Every two seconds, someone in the United States requires a blood transfusion.
And it is in large part thanks to the pioneering research of Dr.
As you know, there is no scientific basis for the separation of the bloods of different races except on the basis of the individual blood types or groups.” Drew spent the rest of his career as a professor at Howard and the chief of surgery at its Freedmen’s Hospital, training and mentoring African-American surgeons, petitioning medical organizations for equal admission regardless of race, and speaking out against the Red Cross’ discriminatory donation practices.
He was awarded the NAACP’s esteemed Spingarn Medal in 1944 for “the highest and noblest achievement in the preceding year or years” for his plasma collection and distribution efforts. Charles Drew succumbed to his injuries following a car accident in 1950, the same year the American Red Cross ended its policy to segregate blood.
Drew stayed in Canada for his internship and residency at Mc Gill’s Royal Victoria Hospital and Montreal General Hospital, examining issues related to blood transfusions.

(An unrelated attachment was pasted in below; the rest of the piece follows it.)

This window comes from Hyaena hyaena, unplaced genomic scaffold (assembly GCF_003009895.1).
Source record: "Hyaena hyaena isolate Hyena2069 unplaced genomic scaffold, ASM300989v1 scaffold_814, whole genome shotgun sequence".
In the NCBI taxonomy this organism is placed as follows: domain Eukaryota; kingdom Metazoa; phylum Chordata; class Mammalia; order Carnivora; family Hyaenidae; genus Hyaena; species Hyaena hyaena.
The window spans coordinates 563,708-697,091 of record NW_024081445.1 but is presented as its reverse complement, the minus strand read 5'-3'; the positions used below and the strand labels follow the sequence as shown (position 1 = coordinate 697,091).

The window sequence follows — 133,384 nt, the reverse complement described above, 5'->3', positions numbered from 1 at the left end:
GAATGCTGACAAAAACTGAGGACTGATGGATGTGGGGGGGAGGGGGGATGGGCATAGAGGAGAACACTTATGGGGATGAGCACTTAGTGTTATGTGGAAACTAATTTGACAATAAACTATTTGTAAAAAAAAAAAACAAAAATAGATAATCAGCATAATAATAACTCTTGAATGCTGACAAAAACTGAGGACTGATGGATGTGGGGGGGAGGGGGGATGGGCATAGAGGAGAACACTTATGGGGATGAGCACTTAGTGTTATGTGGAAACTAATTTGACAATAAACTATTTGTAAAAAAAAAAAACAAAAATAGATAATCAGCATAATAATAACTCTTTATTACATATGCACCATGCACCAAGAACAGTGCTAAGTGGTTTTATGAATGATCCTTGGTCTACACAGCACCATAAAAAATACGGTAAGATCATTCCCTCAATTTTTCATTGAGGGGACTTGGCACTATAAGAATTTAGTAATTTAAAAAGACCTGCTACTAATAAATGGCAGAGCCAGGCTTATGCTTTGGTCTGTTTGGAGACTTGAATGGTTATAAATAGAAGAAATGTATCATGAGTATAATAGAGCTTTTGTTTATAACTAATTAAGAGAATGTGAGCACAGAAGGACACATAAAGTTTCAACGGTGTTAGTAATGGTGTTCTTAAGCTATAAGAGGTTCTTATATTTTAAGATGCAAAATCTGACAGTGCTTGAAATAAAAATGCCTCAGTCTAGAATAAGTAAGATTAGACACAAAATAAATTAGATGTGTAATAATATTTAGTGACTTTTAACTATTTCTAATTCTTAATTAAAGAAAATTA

He returned to the US in 1935 as an instructor at Howard University’s College of Medicine before receiving a Rockefeller Fellowship at Columbia University in 1938.His research served as the basis of his doctorate thesis, “Banked Blood,” and he received his doctorate degree in 1940.Drew became the first African-American to earn this degree from Columbia.This revelation became the basis of the doctorate thesis he wrote in 1939 while Europe was sliding into war and America was two years away from joining it. Drew’s innovation was put to use in 1940 as World War II rampaged through Europe.In combat situations, plasma is used as transfusion support to treat shock and replace lost fluids, and Drew’s expertise made him the perfect leader of Blood for Britain, the world’s first large-scale blood drive and a relief effort run by the American Red Cross to collect plasma in the US and ship it to Britain to aid injured British soldiers.This revolutionary discovery created a product that could be stored for two months instead of the one week that whole blood remained viable at the time, and would prove life-saving during the impending war. Drew was ineligible to donate blood, even after he became manager of Presbyterian Hospital’s blood supply and later, managed America’s Blood for Britain program.The racial obstacles he faced led him to carve out another legacy for himself – a racial one – and as the first African-American to become a member of the American Board of Surgery, he became outspoken about the racial practices common in medicine at the time.But there was a problem: only two medical schools in the United States accepted African-American students.Howard University rejected him, and Harvard deferred him for a year, so he took his dream of becoming a physician to Montreal’s Mc Gill University, where he graduated in 1933, second in his class, with a Doctor of Medicine and a Master of Surgery.It was during his time at Columbia that Drew developed his pioneering method to isolate and preserve blood plasma by separating it from the other blood components, allowing scientists to stabilize and freeze it for up to two months.This was a seismic breakthrough in hematology; at the time, there was no refined method to separate blood into components and whole blood’s shelf life was only one week.